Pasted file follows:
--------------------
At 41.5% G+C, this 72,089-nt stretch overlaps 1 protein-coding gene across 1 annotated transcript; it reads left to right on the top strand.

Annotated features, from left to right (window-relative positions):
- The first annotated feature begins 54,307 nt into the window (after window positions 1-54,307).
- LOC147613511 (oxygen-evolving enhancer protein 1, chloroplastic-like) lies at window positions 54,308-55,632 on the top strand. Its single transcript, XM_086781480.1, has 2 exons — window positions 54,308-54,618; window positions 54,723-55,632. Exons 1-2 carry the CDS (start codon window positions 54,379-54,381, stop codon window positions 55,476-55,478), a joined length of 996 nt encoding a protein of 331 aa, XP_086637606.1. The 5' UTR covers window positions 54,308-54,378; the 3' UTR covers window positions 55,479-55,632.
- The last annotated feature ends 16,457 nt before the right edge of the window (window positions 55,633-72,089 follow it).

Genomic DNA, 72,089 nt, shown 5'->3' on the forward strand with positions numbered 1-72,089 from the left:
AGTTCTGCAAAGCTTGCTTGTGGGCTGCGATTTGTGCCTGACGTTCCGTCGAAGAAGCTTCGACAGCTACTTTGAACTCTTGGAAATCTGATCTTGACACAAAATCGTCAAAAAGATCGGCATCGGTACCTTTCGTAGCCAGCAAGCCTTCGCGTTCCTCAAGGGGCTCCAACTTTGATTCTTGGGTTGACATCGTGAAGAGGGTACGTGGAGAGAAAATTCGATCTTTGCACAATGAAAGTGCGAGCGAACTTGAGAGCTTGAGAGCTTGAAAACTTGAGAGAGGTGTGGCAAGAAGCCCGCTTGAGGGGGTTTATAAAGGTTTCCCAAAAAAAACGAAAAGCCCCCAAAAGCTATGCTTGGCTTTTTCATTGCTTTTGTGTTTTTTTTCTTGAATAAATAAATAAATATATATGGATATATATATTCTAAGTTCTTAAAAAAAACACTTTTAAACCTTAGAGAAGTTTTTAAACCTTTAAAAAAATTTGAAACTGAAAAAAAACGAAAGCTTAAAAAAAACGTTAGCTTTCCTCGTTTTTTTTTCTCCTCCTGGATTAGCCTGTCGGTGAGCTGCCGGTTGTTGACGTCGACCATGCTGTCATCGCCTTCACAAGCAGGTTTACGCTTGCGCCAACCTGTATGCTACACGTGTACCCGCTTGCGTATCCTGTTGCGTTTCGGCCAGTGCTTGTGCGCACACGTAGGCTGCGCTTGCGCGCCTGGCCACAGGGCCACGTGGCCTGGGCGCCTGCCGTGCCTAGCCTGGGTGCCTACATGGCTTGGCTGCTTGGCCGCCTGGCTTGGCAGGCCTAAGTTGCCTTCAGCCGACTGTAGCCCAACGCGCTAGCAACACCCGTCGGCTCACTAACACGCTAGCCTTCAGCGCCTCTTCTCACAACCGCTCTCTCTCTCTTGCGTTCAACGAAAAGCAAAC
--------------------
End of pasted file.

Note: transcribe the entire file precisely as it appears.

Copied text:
At 41.5% G+C, this 72,089-nt stretch overlaps 1 protein-coding gene across 1 annotated transcript; it reads left to right on the top strand.

Annotated features, from left to right (window-relative positions):
- The first annotated feature begins 54,307 nt into the window (after window positions 1-54,307).
- LOC147613511 (oxygen-evolving enhancer protein 1, chloroplastic-like) lies at window positions 54,308-55,632 on the top strand. Its single transcript, XM_086781480.1, has 2 exons — window positions 54,308-54,618; window positions 54,723-55,632. Exons 1-2 carry the CDS (start codon window positions 54,379-54,381, stop codon window positions 55,476-55,478), a joined length of 996 nt encoding a protein of 331 aa, XP_086637606.1. The 5' UTR covers window positions 54,308-54,378; the 3' UTR covers window positions 55,479-55,632.
- The last annotated feature ends 16,457 nt before the right edge of the window (window positions 55,633-72,089 follow it).

Genomic DNA, 72,089 nt, shown 5'->3' on the forward strand with positions numbered 1-72,089 from the left:
AGTTCTGCAAAGCTTGCTTGTGGGCTGCGATTTGTGCCTGACGTTCCGTCGAAGAAGCTTCGACAGCTACTTTGAACTCTTGGAAATCTGATCTTGACACAAAATCGTCAAAAAGATCGGCATCGGTACCTTTCGTAGCCAGCAAGCCTTCGCGTTCCTCAAGGGGCTCCAACTTTGATTCTTGGGTTGACATCGTGAAGAGGGTACGTGGAGAGAAAATTCGATCTTTGCACAATGAAAGTGCGAGCGAACTTGAGAGCTTGAGAGCTTGAAAACTTGAGAGAGGTGTGGCAAGAAGCCCGCTTGAGGGGGTTTATAAAGGTTTCCCAAAAAAAACGAAAAGCCCCCAAAAGCTATGCTTGGCTTTTTCATTGCTTTTGTGTTTTTTTTCTTGAATAAATAAATAAATATATATGGATATATATATTCTAAGTTCTTAAAAAAAACACTTTTAAACCTTAGAGAAGTTTTTAAACCTTTAAAAAAATTTGAAACTGAAAAAAAACGAAAGCTTAAAAAAAACGTTAGCTTTCCTCGTTTTTTTTTCTCCTCCTGGATTAGCCTGTCGGTGAGCTGCCGGTTGTTGACGTCGACCATGCTGTCATCGCCTTCACAAGCAGGTTTACGCTTGCGCCAACCTGTATGCTACACGTGTACCCGCTTGCGTATCCTGTTGCGTTTCGGCCAGTGCTTGTGCGCACACGTAGGCTGCGCTTGCGCGCCTGGCCACAGGGCCACGTGGCCTGGGCGCCTGCCGTGCCTAGCCTGGGTGCCTACATGGCTTGGCTGCTTGGCCGCCTGGCTTGGCAGGCCTAAGTTGCCTTCAGCCGACTGTAGCCCAACGCGCTAGCAACACCCGTCGGCTCACTAACACGCTAGCCTTCAGCGCCTCTTCTCACAACCGCTCTCTCTCTCTTGCGTTCAACGAAAAGCAAAC